3 01 2011
Carlos

I am probably oversimplifying, yes. After all, it is a comments box, and it has its limits. 🙂
And yes, I also confess I am a Thomist, and I do see the Hellenistic philosophic works as (often very good) attemps at philosophy, but not much more than that. Their equivalent today would be found more in the works of those who try to find out a recipe for living (from Osho to self-help writers) than in Modern philosophy, though.
But the point is that the body of knowledge is not “up to dispute”: it is simply ignored. Nobody bothered replying to that body of knowledge; they just started a new ball game, in which the point is not to understand the world, but rather how to avoid complete solipsism. Descartes walled himself inside his own mind, and what came thereafter are just attempts at opening tiny pinpricks in his walls.
There are plenty of good insights in Modern philosophy – I am, myself, a fan of Ortega y Gasset, for instance – but the lack of a larger worldview makes it easy to fall into logic traps.
And, answering your question, if one wants to study the notion of motion it is worthwhile to study the body of knowldge of modern physics. In fact, I always say physicists are the only people working with metaphysics nowadays, even if it is a reductionist mathematical metaphysical model.
On the other hand, neurologists have arrived at a very similar conception of epistemology to that of St. Thomas. I always tell my students to study some neurology if they want to really understand Thomist epistemology.
The body of knowledge of Aristotelian-Thomist (what I did call classical) philosophy provides a starting point to establish the connections between the different in-depth studies. Without that body of knoledge (or some other, but nobody built it), the disconnection between the branches of science (Ethics included) becomes dangerous. If one is able to do something, one sees oneself as allowed to do it.

3 01 2011
Arturo Vasquez

I think you are oversimplifying here. You mistake perhaps Aristotle’s and the subsequent scholastic approach for the “classical” approach to philosophy. At least from the rhetorical point of view, Nietzschean-style aphorisms were far more common, say, in Marcus Aurelius and Epictetus, to give just two examples, as well as the Pythagorean Golden Verses. (Nietzsche was, after all, a classical philologist.) In other words, citing the scholarship of Pierre Hadot, I would have to say that aphorisms and “small punctual works” were the norm in the ancient world. The idea that a philosopher could develop a systematic text that studies a whole “body of knowledge to go on to specifics” was foreign to ancient philosophy with the possible exception of Aristotle.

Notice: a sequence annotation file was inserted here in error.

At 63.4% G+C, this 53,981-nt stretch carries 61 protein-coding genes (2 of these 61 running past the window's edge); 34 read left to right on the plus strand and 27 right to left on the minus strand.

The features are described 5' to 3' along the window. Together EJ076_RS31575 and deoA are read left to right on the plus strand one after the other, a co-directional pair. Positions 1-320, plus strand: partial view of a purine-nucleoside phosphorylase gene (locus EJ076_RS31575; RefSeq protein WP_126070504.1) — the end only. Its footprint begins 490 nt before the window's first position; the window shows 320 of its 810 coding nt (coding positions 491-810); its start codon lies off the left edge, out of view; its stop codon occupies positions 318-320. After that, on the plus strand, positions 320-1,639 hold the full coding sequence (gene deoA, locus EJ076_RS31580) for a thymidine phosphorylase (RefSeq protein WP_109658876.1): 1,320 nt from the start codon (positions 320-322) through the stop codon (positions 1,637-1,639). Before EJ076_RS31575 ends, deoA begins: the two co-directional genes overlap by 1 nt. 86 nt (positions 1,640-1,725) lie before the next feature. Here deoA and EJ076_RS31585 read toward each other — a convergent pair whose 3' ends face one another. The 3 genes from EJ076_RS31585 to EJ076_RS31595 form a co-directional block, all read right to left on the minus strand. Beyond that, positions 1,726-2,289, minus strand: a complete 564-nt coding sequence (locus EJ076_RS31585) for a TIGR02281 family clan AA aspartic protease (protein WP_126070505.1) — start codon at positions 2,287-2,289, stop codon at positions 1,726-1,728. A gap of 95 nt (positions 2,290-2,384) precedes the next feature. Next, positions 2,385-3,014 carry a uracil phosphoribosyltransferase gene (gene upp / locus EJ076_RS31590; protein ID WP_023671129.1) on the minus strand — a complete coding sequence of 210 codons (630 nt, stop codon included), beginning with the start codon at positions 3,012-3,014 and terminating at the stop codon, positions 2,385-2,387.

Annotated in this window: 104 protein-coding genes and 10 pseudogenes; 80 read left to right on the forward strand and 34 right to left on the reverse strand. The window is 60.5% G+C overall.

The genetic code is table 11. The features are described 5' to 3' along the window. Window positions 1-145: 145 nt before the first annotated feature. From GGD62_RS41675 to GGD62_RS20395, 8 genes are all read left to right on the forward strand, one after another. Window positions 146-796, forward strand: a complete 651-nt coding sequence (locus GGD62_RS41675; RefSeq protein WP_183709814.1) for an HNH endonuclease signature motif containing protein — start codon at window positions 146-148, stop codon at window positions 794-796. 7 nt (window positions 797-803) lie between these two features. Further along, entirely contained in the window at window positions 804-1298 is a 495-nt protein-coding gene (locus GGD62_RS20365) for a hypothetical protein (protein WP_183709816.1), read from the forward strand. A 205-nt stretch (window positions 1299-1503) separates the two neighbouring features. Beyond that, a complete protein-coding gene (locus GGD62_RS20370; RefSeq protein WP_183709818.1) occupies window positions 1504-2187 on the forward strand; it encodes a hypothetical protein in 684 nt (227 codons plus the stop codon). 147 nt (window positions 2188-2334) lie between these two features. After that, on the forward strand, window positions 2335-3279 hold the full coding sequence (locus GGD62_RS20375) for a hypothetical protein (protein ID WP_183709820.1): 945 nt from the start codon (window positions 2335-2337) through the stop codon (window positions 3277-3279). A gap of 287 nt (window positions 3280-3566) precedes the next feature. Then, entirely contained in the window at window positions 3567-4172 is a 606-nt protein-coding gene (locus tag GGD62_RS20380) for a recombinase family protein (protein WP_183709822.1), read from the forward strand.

I think you are right when you say that modern philosophers want to be unique, and perhaps this is detrimental. On the other hand, as insinutated in the original post, this is due primarily to the breakdown of one single hegemonic approach to a broad set of physical and metaphysical problems. In other words, the “body of knowledge” in question is up for dispute, there is no undisputed canon that one has to master first, and particular branches of knowledge have become highly technical and specialized. Does a good Thomist philosopher today need to study the whole body of knowledge when it comes to quantum physics and modern astronomy to then move on to the specifics of the nature of motion in metaphysics, for example, or is it sufficient to just read Aristotle on the question? I think one is starting to wander into the field of dogmatism at that point, which defeats the purpose of philosophy, lest one just give up and become a fideist.

3 01 2011
Carlos

I would think the author was pointing to a different problem: while classical philosophy is/was concerned with the construction of a body of knowledge that aloows us to understand the world, Modern philosophy is more concerned with unconnected “insights”. In order to understand any science (physics, biology, etc.), one has to study the whole body of knowledge before moving on to the specifics; the same happens in classical philosophy. In Modern philosophy, on the other hand, every philosopher, starting with Descartes, tries to concoct a new way of seeing the world, necessarily simplified, as one single person could not build such a great body of knowledge. At the end, all that remains are insights for the layperson, sorely lacking of the universality of classical philosophy.
If one takes, for instance, Descartes and Nietzsche, it is easy to see that both do the same thing, seeing man as composed of reason and body, and appealling to one of them. Descartes leaves the body aside, Nietasche leaves the mind aside, but both are building from nothing a viewpoint that in the end becomes nothins more than a small series of insights. That is why aphorisms and small punctual works became so prevalent in Modern philosophy.